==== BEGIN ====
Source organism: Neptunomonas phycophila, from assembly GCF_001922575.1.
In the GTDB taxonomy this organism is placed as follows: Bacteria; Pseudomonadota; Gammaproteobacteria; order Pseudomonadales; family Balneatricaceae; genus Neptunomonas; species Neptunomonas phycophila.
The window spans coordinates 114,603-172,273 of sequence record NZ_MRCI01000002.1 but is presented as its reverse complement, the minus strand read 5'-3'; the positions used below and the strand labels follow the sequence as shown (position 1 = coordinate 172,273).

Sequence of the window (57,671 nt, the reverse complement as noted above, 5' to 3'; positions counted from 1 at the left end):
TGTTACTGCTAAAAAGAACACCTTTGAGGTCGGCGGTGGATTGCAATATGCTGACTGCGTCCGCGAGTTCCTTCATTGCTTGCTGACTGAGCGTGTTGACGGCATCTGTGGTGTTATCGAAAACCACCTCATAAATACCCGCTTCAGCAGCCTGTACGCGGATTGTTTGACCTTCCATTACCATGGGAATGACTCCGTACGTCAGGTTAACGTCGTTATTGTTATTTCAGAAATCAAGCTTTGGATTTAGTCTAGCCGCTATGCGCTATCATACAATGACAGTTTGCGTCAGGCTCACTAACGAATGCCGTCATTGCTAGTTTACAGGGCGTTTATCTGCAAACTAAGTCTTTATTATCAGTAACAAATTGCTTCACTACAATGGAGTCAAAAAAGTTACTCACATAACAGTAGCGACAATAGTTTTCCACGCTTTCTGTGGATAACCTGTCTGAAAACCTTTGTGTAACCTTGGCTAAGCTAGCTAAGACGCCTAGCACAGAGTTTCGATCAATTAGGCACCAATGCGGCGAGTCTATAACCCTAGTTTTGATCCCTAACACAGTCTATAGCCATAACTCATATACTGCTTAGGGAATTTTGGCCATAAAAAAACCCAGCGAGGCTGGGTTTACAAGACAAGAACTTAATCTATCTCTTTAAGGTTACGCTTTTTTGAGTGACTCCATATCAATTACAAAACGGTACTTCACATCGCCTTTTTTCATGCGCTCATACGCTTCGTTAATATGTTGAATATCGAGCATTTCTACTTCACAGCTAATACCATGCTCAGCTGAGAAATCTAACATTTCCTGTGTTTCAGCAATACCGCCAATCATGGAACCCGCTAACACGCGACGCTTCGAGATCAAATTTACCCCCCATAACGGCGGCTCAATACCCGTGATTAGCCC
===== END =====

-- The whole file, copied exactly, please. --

Source organism: Neptunomonas phycophila, from assembly GCF_001922575.1.
In the GTDB taxonomy this organism is placed as follows: Bacteria; Pseudomonadota; Gammaproteobacteria; order Pseudomonadales; family Balneatricaceae; genus Neptunomonas; species Neptunomonas phycophila.
The window spans coordinates 114,603-172,273 of sequence record NZ_MRCI01000002.1 but is presented as its reverse complement, the minus strand read 5'-3'; the positions used below and the strand labels follow the sequence as shown (position 1 = coordinate 172,273).

Sequence of the window (57,671 nt, the reverse complement as noted above, 5' to 3'; positions counted from 1 at the left end):
TGTTACTGCTAAAAAGAACACCTTTGAGGTCGGCGGTGGATTGCAATATGCTGACTGCGTCCGCGAGTTCCTTCATTGCTTGCTGACTGAGCGTGTTGACGGCATCTGTGGTGTTATCGAAAACCACCTCATAAATACCCGCTTCAGCAGCCTGTACGCGGATTGTTTGACCTTCCATTACCATGGGAATGACTCCGTACGTCAGGTTAACGTCGTTATTGTTATTTCAGAAATCAAGCTTTGGATTTAGTCTAGCCGCTATGCGCTATCATACAATGACAGTTTGCGTCAGGCTCACTAACGAATGCCGTCATTGCTAGTTTACAGGGCGTTTATCTGCAAACTAAGTCTTTATTATCAGTAACAAATTGCTTCACTACAATGGAGTCAAAAAAGTTACTCACATAACAGTAGCGACAATAGTTTTCCACGCTTTCTGTGGATAACCTGTCTGAAAACCTTTGTGTAACCTTGGCTAAGCTAGCTAAGACGCCTAGCACAGAGTTTCGATCAATTAGGCACCAATGCGGCGAGTCTATAACCCTAGTTTTGATCCCTAACACAGTCTATAGCCATAACTCATATACTGCTTAGGGAATTTTGGCCATAAAAAAACCCAGCGAGGCTGGGTTTACAAGACAAGAACTTAATCTATCTCTTTAAGGTTACGCTTTTTTGAGTGACTCCATATCAATTACAAAACGGTACTTCACATCGCCTTTTTTCATGCGCTCATACGCTTCGTTAATATGTTGAATATCGAGCATTTCTACTTCACAGCTAATACCATGCTCAGCTGAGAAATCTAACATTTCCTGTGTTTCAGCAATACCGCCAATCATGGAACCCGCTAACACGCGACGCTTCGAGATCAAATTTACCCCCCATAACGGCGGCTCAATACCCGTGATTAGCCC